In the highly regulated pharmaceutical industry, it’s a given that multiple regulatory agencies dictate process control. This article looks at the relationship of regulatory compliance and enterprise software systems. The article provides an overview of the software validation process — FDA mandates related to evaluating software during or at the end of the development process to determine whether it satisfies specified industry requirements.
In the pharma, medical device, and biotech sectors, product quality issues can (quite literally) mean the difference between life and death. Organizatons operate in one of the world’s most highly regulated sectors with mandates impacting R&D, product development, traceability, quality management, and reporting.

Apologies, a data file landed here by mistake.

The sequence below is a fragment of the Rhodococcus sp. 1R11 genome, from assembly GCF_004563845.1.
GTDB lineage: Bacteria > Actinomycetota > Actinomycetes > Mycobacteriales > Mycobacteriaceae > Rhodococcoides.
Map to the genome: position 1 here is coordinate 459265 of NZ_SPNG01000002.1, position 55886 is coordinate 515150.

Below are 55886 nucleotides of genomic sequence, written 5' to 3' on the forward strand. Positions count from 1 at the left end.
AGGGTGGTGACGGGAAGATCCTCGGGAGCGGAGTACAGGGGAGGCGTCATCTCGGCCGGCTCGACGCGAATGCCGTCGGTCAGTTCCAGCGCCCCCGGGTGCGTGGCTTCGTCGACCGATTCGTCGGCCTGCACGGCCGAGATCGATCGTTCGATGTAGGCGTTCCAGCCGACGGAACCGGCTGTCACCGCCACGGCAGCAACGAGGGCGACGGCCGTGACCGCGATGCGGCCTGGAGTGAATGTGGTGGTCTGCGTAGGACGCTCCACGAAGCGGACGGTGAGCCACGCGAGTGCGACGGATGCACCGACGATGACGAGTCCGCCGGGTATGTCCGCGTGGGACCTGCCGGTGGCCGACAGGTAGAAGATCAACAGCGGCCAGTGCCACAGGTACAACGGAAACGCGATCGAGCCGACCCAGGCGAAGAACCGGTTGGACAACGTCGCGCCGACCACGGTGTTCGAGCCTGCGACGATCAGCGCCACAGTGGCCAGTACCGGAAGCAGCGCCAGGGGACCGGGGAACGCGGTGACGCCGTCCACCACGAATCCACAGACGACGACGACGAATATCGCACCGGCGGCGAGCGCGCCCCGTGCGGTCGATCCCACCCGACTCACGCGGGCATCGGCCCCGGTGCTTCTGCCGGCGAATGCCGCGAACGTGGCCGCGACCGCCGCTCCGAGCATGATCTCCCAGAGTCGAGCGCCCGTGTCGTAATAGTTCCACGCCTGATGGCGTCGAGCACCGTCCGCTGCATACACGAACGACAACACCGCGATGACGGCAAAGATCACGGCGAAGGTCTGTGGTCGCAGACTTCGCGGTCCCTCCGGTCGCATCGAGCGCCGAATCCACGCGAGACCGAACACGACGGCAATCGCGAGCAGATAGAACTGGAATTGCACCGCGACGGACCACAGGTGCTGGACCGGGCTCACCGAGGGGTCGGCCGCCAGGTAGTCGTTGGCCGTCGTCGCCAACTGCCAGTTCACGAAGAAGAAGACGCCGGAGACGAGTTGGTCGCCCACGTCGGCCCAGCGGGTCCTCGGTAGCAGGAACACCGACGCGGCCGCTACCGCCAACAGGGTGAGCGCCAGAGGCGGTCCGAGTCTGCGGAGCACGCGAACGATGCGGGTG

Organizations are challenged to not only be at the forefront of innovation, but to follow closely controlled processes to develop and manufacture products that meet the strictest quality standards.
To compete and thrive in this environment, project teams need to thoroughly evaluate and understand enterprise systems that monitor production, purchasing, documentation and traceability — while cost-effectively managing compliance requirements.
Real World Scenario
Here at Ultra, we’ve seen challenges related to enterprise solutions and compliance first-hand — most recently when partnering with a biopharmaceutical company looking to improve their processes with a new ERP system.
The company, a science-driven R&D and manufacturer of therapeutics in the areas of osteoporosis, oncology, and endocrine diseases, engaged with our organization to guide them in the evaluation, selection and implementation of modern, integrated enterprise system.
The biopharmaceutical manufacturer was previously tracking their operations using a combination of standalone spreadsheets, manual processes, and siloed stand-alone solutions.